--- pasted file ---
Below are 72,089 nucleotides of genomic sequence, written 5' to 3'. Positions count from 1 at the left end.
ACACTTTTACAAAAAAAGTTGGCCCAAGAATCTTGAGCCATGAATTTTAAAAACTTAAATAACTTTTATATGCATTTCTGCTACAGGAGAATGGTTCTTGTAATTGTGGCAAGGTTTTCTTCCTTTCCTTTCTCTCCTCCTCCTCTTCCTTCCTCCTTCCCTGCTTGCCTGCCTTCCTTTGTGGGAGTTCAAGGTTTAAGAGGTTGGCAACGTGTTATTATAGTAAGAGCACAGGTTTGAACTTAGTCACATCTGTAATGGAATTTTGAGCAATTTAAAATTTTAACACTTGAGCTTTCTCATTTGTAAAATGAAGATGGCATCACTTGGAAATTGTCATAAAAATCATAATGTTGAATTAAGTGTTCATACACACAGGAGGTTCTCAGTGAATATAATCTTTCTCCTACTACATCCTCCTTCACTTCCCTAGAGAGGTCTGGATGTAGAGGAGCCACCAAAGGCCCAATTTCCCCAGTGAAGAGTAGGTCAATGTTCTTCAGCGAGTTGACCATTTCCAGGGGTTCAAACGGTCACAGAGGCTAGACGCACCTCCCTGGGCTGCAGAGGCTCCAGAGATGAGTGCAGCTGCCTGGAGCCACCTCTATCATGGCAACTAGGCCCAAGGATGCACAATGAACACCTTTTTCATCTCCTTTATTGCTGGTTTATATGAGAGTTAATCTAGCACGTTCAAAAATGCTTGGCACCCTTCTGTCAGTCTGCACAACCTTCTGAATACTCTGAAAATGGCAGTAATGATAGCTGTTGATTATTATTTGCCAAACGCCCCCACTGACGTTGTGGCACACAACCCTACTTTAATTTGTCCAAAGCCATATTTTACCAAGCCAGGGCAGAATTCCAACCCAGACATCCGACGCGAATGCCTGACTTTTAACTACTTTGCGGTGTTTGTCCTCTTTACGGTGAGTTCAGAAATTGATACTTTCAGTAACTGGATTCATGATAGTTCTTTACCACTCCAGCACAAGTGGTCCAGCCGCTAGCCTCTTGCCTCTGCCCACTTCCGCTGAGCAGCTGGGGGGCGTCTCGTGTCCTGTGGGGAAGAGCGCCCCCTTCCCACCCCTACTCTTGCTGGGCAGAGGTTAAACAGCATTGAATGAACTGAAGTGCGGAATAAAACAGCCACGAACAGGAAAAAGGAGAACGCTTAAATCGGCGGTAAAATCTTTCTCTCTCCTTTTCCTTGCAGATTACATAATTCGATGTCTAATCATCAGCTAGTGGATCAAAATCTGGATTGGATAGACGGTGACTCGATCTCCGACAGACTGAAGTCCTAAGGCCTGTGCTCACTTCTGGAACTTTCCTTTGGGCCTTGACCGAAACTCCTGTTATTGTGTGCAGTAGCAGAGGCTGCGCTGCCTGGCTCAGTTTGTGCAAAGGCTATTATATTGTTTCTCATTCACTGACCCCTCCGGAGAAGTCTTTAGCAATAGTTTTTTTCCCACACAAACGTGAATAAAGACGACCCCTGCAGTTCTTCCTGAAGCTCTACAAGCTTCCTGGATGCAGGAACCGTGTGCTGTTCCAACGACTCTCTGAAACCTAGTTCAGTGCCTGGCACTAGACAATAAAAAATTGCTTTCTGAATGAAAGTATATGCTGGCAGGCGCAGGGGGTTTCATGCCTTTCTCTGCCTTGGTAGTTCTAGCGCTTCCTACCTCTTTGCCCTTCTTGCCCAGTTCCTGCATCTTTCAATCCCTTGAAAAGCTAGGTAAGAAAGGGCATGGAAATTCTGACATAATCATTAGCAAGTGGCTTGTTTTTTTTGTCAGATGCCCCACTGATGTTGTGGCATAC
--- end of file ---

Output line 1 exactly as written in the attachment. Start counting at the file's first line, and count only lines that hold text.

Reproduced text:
Below are 72,089 nucleotides of genomic sequence, written 5' to 3'. Positions count from 1 at the left end.